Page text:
Password managers are the tools (desktop and mobile apps) that help you store your passwords and other confidential information securely. Some of the tools are available for free, whereas some tools require you to pay a monthly fee. Once you download and install a password manager in all your devices, the passwords are automatically synced in all your devices. This article tries to convince you to use a password manager and insists you use one, even if you are not convinced.
Why should I use a password manager?
Password managers don’t just store your passwords. They also help you:
- Generate a secure, random password for different websites
- Remind you of duplicate, weak, old and previously breached passwords
- Automatically fill login forms as well as input fields in your mobile app
- Automatically change any password for many services
- Sync your passwords across all your devices automatically
What can I store in a password manager?
Here is a list of the stuff you could store in a password manager:
- Login information like username, password, and email address
- Password for your mobile banking apps
- Bank and credit card information
- Any kind of secure note
- Your SSH Keys
- Server credentials if you are a web developer
- Signing keys and app signing certificates if you are an app developer
What if I lose all my devices?
As a courtesy, most managers store a copy of your encrypted vault on their servers. Don’t worry, good password managers are open source, and audited by a third-party security team. The encrypted vault can only be opened with your master password. Even if you lose access to all your devices, you can access your vault by logging into their service using your email address, and your master password will be used to unlock your vault.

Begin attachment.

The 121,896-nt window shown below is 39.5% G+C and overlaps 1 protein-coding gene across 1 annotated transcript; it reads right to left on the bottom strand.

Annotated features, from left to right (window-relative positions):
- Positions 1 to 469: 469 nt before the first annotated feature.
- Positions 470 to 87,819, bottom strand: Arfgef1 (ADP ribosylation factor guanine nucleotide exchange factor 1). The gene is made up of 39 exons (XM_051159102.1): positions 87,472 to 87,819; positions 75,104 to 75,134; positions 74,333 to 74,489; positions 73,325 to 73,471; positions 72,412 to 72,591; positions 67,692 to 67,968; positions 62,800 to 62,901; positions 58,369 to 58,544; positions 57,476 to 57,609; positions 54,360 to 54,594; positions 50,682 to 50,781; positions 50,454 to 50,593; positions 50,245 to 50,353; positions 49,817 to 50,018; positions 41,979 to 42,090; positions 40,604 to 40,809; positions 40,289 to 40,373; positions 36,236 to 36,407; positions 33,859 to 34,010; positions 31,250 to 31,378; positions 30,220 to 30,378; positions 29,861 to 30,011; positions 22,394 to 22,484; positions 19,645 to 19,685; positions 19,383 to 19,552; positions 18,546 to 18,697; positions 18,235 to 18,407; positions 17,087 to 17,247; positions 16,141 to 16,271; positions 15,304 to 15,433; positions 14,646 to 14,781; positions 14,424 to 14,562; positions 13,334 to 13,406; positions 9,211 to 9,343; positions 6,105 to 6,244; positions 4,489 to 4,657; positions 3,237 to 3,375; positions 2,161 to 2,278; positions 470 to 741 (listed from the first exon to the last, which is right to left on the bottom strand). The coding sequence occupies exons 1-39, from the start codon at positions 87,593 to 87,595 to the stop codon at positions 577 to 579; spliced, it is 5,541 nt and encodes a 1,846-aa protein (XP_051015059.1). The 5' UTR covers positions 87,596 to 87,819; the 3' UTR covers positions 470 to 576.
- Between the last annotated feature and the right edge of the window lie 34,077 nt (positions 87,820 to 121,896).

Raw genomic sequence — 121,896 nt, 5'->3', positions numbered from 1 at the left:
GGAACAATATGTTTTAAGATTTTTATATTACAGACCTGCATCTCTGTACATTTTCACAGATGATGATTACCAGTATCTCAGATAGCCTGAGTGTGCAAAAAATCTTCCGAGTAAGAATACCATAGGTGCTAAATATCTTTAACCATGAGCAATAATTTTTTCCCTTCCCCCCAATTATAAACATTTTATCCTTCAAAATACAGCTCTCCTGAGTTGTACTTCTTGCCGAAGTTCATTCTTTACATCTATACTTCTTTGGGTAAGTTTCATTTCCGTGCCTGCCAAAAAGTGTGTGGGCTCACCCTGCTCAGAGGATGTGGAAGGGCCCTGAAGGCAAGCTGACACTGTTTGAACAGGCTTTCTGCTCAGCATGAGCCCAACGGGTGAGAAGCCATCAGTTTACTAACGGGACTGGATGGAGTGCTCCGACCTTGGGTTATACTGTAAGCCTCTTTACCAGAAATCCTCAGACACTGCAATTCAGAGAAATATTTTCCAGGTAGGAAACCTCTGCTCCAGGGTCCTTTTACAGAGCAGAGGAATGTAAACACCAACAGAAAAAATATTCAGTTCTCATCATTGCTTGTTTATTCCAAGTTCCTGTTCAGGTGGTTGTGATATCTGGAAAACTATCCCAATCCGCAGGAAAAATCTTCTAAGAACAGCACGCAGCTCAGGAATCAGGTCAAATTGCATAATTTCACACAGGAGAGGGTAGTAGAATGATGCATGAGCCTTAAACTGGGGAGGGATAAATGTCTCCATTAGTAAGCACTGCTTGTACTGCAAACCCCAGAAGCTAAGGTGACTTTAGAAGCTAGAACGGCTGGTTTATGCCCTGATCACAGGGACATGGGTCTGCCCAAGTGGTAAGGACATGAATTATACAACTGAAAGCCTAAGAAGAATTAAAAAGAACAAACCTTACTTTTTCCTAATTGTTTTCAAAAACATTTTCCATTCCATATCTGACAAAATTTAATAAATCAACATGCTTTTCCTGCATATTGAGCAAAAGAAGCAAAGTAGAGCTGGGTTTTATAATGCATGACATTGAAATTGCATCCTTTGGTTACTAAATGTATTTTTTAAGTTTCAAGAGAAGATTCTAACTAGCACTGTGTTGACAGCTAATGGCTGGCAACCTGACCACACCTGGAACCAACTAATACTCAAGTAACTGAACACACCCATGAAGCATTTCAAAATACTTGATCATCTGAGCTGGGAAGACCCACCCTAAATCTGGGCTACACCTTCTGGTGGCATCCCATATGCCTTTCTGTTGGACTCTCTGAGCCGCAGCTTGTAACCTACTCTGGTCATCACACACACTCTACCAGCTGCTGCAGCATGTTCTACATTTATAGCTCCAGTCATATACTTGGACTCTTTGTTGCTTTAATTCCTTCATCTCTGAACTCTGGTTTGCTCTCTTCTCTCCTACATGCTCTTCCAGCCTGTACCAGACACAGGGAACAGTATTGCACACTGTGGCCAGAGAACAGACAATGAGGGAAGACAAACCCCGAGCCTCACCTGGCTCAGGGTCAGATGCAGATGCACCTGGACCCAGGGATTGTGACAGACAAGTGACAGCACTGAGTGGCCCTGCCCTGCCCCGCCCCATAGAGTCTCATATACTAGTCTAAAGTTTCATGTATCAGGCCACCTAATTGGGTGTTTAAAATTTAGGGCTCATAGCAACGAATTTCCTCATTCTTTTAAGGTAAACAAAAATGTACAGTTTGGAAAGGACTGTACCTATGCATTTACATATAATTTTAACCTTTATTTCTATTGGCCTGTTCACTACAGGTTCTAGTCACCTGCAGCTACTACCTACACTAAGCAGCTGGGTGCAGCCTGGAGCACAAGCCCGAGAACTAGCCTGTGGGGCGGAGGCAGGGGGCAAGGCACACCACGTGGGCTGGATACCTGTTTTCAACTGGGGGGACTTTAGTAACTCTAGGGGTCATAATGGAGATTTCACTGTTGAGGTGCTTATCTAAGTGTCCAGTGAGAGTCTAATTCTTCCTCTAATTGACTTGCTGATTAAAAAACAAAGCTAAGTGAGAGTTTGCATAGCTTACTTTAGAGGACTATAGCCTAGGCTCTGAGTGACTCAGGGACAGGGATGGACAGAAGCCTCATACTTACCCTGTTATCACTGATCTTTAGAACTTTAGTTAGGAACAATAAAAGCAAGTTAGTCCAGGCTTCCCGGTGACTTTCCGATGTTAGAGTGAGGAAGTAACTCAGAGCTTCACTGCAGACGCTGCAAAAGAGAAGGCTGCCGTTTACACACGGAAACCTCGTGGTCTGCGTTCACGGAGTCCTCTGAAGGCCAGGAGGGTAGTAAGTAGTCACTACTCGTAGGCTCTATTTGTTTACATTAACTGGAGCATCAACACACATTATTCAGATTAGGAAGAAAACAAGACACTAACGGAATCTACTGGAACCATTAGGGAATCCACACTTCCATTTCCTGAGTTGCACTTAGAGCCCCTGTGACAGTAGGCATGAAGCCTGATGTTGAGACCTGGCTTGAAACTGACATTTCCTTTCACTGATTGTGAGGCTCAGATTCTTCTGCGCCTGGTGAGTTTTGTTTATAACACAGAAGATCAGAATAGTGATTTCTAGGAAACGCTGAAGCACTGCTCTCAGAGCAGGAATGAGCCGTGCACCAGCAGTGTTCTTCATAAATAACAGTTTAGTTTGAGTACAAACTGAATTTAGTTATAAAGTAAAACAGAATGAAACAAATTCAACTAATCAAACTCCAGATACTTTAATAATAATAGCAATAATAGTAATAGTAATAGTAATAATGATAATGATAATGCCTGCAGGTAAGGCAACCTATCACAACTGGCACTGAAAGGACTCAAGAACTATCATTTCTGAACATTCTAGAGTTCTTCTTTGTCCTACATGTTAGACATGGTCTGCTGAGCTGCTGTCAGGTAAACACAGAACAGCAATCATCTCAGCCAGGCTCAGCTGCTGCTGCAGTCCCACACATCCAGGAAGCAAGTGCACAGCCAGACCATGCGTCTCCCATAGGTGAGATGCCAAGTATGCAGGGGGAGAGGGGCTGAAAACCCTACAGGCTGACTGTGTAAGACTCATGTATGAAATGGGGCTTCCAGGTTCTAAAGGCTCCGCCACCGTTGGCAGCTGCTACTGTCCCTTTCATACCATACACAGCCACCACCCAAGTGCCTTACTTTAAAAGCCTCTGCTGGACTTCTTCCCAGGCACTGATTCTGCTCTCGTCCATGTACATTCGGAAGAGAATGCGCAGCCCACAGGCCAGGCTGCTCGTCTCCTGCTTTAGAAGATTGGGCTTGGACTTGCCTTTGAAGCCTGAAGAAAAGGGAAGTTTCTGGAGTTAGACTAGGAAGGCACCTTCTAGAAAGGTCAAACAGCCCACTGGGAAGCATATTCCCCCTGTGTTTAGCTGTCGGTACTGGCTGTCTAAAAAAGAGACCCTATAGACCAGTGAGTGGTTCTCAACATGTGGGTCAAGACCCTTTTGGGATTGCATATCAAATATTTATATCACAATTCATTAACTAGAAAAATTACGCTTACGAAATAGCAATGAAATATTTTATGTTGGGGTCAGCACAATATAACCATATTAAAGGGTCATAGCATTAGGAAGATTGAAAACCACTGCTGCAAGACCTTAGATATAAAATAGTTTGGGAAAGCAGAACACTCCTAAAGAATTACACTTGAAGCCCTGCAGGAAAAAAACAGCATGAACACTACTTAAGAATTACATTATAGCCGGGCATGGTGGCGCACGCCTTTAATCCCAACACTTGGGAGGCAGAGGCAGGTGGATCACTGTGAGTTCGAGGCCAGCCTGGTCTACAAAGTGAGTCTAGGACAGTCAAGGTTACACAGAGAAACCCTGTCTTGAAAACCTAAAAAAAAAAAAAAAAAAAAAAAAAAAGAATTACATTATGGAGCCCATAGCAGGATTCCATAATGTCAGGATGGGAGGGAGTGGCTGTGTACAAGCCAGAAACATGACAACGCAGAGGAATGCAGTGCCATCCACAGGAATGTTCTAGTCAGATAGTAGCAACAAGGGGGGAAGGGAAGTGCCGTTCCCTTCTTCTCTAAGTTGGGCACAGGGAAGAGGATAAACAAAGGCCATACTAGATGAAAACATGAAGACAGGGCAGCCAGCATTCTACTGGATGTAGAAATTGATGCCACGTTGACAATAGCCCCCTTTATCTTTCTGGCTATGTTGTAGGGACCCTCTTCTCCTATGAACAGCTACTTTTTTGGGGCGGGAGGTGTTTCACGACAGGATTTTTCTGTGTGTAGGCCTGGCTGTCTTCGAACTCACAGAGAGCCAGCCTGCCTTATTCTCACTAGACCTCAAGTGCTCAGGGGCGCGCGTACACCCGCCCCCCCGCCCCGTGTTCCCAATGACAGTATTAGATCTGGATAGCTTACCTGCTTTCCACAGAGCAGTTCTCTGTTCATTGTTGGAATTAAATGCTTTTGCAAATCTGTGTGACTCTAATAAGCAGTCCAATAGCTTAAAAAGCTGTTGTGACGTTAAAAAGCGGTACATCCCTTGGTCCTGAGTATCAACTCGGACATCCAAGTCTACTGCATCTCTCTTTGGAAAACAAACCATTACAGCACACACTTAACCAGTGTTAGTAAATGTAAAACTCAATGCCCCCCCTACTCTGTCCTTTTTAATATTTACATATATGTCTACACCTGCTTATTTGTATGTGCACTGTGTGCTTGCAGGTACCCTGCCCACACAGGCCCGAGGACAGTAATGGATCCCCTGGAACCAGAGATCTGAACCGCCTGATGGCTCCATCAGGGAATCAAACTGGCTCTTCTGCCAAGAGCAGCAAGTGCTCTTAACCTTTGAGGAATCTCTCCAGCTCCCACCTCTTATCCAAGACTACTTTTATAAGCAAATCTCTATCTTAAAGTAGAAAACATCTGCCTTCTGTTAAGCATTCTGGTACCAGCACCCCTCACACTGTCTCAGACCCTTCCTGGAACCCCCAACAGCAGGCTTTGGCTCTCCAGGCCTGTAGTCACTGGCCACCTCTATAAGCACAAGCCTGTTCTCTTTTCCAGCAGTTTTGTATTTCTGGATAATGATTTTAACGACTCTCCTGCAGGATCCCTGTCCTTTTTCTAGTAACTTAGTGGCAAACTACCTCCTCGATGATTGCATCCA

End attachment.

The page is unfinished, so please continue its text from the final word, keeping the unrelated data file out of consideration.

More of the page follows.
But… is my data safe with them?
Yes, password managers encrypt all your information using a master password and store it as a secure vault. The master password is the only thing you need to remember to access your vault. Whenever you make any change, the entire vault is once again encrypted, and then synced across your devices. Then the password manager apps installed on your devices need to re-open the vault using your master password. Not even the service providers, ISP, or intruders in the network can see your information. Your master password is never sent online; it is only used to unlock the secure vault locally on your device.
It is essential to use a trusted password manager that is regularly audited by independent security researchers. Like any other software, a random password manager downloaded from the internet may not be as secure as it should be.
I can remember everything. Do I still need a password manager?
That’s the problem right there. It is tough to remember long, random passwords for individual websites. If it is easy to remember, either the password is too short, or it follows a pattern. You might be able to remember passwords for a dozen services, but when you need to think of a few more new passwords, you start developing a pattern. If one or more of your passwords are breached, the pattern might be used to brute-force other passwords.
If you are a developer, you know you cannot remember everything. It is humanely impossible to generate and remember complex, random passwords every time you create a new database user for your web app, or when you need to spin-off a new VPS, or when you need to generate a new SSH key-pair. You know you can’t remember the content of your SSH Keys, all your API Keys, or the client secrets of the third-party services you use.
Even if you can remember a password, you cannot fill a login form as accurately and as fast as a password manager would.
What if I am still not convinced that I need a password manager?
Password managers also let you share your vault with your family members, so you might want to keep some notes for them in case of your untimely demise.
Told ya! Even if you aren’t convinced that you need a password manager, you should use a password manager.
Which password manager should I use?